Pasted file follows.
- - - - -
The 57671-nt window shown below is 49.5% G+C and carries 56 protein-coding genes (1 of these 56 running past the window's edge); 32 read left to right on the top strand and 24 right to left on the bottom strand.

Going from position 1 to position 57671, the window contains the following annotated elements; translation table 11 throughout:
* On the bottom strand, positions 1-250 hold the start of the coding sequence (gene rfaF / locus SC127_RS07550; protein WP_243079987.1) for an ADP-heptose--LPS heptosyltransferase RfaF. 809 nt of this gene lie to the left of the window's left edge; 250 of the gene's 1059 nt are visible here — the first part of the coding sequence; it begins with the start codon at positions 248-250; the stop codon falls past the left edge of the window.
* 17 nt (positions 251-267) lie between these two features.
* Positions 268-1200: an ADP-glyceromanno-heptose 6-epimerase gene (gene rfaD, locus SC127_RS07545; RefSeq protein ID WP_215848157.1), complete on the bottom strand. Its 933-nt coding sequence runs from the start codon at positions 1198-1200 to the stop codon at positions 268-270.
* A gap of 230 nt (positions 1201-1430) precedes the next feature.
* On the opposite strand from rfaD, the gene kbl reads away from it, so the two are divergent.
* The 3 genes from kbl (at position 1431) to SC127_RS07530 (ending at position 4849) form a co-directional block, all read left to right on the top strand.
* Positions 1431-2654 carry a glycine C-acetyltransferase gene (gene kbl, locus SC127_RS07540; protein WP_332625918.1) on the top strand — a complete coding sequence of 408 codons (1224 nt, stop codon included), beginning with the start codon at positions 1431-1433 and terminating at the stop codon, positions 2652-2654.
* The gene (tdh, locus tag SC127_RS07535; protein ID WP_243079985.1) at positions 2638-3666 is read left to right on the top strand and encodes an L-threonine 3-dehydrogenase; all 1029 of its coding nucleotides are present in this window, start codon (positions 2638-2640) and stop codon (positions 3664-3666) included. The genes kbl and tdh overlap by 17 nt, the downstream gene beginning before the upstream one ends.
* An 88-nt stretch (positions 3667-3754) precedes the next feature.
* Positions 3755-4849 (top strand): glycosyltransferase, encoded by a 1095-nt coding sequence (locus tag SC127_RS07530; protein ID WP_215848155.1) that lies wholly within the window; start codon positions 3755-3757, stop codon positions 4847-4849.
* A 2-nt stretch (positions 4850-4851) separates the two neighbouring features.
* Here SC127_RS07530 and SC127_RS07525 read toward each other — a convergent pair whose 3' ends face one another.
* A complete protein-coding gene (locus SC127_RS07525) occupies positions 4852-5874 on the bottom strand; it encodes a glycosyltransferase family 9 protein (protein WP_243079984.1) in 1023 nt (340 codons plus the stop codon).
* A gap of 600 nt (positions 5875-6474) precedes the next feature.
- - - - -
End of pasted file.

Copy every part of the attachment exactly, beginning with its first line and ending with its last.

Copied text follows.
The 57671-nt window shown below is 49.5% G+C and carries 56 protein-coding genes (1 of these 56 running past the window's edge); 32 read left to right on the top strand and 24 right to left on the bottom strand.

Going from position 1 to position 57671, the window contains the following annotated elements; translation table 11 throughout:
* On the bottom strand, positions 1-250 hold the start of the coding sequence (gene rfaF / locus SC127_RS07550; protein WP_243079987.1) for an ADP-heptose--LPS heptosyltransferase RfaF. 809 nt of this gene lie to the left of the window's left edge; 250 of the gene's 1059 nt are visible here — the first part of the coding sequence; it begins with the start codon at positions 248-250; the stop codon falls past the left edge of the window.
* 17 nt (positions 251-267) lie between these two features.
* Positions 268-1200: an ADP-glyceromanno-heptose 6-epimerase gene (gene rfaD, locus SC127_RS07545; RefSeq protein ID WP_215848157.1), complete on the bottom strand. Its 933-nt coding sequence runs from the start codon at positions 1198-1200 to the stop codon at positions 268-270.
* A gap of 230 nt (positions 1201-1430) precedes the next feature.
* On the opposite strand from rfaD, the gene kbl reads away from it, so the two are divergent.
* The 3 genes from kbl (at position 1431) to SC127_RS07530 (ending at position 4849) form a co-directional block, all read left to right on the top strand.
* Positions 1431-2654 carry a glycine C-acetyltransferase gene (gene kbl, locus SC127_RS07540; protein WP_332625918.1) on the top strand — a complete coding sequence of 408 codons (1224 nt, stop codon included), beginning with the start codon at positions 1431-1433 and terminating at the stop codon, positions 2652-2654.
* The gene (tdh, locus tag SC127_RS07535; protein ID WP_243079985.1) at positions 2638-3666 is read left to right on the top strand and encodes an L-threonine 3-dehydrogenase; all 1029 of its coding nucleotides are present in this window, start codon (positions 2638-2640) and stop codon (positions 3664-3666) included. The genes kbl and tdh overlap by 17 nt, the downstream gene beginning before the upstream one ends.
* An 88-nt stretch (positions 3667-3754) precedes the next feature.
* Positions 3755-4849 (top strand): glycosyltransferase, encoded by a 1095-nt coding sequence (locus tag SC127_RS07530; protein ID WP_215848155.1) that lies wholly within the window; start codon positions 3755-3757, stop codon positions 4847-4849.
* A 2-nt stretch (positions 4850-4851) separates the two neighbouring features.
* Here SC127_RS07530 and SC127_RS07525 read toward each other — a convergent pair whose 3' ends face one another.
* A complete protein-coding gene (locus SC127_RS07525) occupies positions 4852-5874 on the bottom strand; it encodes a glycosyltransferase family 9 protein (protein WP_243079984.1) in 1023 nt (340 codons plus the stop codon).
* A gap of 600 nt (positions 5875-6474) precedes the next feature.